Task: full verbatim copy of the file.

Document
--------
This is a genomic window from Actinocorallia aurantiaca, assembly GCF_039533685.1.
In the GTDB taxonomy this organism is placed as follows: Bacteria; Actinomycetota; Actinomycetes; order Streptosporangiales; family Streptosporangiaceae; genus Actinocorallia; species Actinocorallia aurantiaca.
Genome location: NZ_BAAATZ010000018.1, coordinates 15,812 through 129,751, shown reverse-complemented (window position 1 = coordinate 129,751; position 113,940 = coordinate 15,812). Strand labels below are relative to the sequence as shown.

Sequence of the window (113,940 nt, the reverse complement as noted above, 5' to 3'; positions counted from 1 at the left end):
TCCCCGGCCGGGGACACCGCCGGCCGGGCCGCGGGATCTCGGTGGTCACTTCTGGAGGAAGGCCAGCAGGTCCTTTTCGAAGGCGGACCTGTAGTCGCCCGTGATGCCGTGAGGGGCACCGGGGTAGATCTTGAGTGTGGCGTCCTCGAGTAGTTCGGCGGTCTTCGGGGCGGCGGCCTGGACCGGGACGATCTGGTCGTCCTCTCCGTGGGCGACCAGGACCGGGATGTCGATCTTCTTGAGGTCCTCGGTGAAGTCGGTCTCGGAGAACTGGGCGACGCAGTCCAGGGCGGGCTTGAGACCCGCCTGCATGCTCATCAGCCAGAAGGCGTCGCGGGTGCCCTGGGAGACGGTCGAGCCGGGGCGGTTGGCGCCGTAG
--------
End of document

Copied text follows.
This is a genomic window from Actinocorallia aurantiaca, assembly GCF_039533685.1.
In the GTDB taxonomy this organism is placed as follows: Bacteria; Actinomycetota; Actinomycetes; order Streptosporangiales; family Streptosporangiaceae; genus Actinocorallia; species Actinocorallia aurantiaca.
Genome location: NZ_BAAATZ010000018.1, coordinates 15,812 through 129,751, shown reverse-complemented (window position 1 = coordinate 129,751; position 113,940 = coordinate 15,812). Strand labels below are relative to the sequence as shown.

Sequence of the window (113,940 nt, the reverse complement as noted above, 5' to 3'; positions counted from 1 at the left end):
TCCCCGGCCGGGGACACCGCCGGCCGGGCCGCGGGATCTCGGTGGTCACTTCTGGAGGAAGGCCAGCAGGTCCTTTTCGAAGGCGGACCTGTAGTCGCCCGTGATGCCGTGAGGGGCACCGGGGTAGATCTTGAGTGTGGCGTCCTCGAGTAGTTCGGCGGTCTTCGGGGCGGCGGCCTGGACCGGGACGATCTGGTCGTCCTCTCCGTGGGCGACCAGGACCGGGATGTCGATCTTCTTGAGGTCCTCGGTGAAGTCGGTCTCGGAGAACTGGGCGACGCAGTCCAGGGCGGGCTTGAGACCCGCCTGCATGCTCATCAGCCAGAAGGCGTCGCGGGTGCCCTGGGAGACGGTCGAGCCGGGGCGGTTGGCGCCGTAG